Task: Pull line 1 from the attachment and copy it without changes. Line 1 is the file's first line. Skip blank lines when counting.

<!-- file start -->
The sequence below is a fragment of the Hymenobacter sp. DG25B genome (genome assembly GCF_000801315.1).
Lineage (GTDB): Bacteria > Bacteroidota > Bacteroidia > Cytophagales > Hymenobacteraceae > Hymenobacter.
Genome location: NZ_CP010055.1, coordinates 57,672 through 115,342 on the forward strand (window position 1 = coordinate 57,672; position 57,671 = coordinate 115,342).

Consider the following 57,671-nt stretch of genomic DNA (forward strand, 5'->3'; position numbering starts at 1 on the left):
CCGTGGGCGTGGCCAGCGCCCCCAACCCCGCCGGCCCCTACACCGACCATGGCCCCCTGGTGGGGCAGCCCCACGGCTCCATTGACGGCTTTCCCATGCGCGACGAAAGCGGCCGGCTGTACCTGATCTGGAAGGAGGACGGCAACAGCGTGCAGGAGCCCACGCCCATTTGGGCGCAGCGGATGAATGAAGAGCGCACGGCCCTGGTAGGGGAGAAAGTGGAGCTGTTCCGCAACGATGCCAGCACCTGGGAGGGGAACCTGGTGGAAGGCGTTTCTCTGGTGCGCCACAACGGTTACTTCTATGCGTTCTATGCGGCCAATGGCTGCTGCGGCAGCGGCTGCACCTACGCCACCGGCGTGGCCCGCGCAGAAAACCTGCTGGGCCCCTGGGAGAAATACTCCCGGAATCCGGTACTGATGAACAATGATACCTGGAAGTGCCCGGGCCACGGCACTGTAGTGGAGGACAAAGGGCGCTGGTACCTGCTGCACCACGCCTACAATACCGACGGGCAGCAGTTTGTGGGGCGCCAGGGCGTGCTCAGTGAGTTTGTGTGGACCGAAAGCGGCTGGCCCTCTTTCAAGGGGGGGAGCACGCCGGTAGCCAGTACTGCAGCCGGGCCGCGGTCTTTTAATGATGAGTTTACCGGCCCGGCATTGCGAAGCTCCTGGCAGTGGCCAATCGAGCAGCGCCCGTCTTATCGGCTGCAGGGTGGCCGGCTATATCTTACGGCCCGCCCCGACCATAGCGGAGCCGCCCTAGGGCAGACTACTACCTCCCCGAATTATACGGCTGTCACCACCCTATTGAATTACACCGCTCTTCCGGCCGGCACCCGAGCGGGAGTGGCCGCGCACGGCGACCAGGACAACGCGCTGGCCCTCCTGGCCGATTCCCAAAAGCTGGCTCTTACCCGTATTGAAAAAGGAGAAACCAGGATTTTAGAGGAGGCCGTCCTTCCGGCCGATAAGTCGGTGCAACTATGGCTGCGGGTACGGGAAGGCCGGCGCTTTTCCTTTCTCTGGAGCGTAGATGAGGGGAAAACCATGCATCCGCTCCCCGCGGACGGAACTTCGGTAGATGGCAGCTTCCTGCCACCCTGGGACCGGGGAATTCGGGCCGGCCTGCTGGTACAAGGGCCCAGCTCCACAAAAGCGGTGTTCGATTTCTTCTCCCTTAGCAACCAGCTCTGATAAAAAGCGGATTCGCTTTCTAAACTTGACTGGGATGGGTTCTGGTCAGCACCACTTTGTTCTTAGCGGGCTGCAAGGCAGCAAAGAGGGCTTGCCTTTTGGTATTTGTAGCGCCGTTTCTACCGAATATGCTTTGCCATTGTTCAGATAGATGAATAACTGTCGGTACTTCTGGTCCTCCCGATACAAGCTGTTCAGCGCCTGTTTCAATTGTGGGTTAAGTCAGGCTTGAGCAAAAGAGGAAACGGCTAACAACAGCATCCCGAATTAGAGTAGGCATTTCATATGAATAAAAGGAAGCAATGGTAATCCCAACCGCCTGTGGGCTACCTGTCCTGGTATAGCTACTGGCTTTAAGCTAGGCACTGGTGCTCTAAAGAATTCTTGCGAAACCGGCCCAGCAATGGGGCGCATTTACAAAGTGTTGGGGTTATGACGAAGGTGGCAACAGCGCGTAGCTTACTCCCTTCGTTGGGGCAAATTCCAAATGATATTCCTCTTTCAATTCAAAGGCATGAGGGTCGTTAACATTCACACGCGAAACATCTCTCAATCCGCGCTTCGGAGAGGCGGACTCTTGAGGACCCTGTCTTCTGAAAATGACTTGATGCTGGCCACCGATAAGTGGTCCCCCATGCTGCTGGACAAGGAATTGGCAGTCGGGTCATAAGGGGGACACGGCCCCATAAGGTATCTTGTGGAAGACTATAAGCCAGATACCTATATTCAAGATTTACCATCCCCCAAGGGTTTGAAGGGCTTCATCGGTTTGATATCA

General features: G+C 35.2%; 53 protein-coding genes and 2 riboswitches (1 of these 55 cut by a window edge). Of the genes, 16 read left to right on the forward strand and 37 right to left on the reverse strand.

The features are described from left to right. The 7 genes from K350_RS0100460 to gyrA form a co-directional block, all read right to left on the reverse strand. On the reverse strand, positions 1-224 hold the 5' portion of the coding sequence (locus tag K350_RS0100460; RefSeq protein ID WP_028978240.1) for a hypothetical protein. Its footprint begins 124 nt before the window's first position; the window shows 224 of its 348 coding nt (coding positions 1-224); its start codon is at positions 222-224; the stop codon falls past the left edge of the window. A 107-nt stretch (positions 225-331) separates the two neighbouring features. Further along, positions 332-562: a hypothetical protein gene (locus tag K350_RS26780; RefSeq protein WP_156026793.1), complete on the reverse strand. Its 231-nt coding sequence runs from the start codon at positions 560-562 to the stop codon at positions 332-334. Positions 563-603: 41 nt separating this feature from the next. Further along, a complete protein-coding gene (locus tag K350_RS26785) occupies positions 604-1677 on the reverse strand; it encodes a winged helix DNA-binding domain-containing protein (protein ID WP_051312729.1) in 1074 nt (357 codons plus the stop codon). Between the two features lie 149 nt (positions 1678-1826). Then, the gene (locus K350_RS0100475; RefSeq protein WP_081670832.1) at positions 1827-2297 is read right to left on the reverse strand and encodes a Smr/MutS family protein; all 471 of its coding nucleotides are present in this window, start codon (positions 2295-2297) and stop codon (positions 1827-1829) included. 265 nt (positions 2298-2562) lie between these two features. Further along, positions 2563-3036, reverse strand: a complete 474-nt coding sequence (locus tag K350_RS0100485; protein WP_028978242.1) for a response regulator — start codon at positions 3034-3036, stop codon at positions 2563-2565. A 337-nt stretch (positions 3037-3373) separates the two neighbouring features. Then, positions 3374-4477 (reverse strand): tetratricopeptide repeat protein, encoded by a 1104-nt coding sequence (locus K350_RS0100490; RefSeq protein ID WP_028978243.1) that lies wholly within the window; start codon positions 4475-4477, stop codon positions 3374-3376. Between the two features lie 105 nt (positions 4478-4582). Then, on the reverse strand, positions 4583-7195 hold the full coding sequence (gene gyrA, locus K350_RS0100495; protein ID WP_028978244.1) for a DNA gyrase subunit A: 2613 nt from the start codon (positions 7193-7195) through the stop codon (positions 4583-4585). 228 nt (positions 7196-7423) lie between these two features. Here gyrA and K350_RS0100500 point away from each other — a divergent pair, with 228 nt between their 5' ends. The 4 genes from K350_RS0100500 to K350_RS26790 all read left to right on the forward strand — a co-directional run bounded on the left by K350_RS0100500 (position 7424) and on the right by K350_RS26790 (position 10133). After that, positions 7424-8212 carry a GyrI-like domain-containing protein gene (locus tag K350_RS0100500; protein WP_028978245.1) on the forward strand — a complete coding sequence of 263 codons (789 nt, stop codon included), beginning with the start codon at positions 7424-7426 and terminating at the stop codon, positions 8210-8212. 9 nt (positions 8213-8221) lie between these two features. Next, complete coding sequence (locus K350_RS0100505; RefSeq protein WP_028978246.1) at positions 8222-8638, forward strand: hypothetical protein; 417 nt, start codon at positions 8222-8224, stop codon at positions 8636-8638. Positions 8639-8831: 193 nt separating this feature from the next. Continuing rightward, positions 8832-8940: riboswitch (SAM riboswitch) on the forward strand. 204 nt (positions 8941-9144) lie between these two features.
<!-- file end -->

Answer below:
The sequence below is a fragment of the Hymenobacter sp. DG25B genome (genome assembly GCF_000801315.1).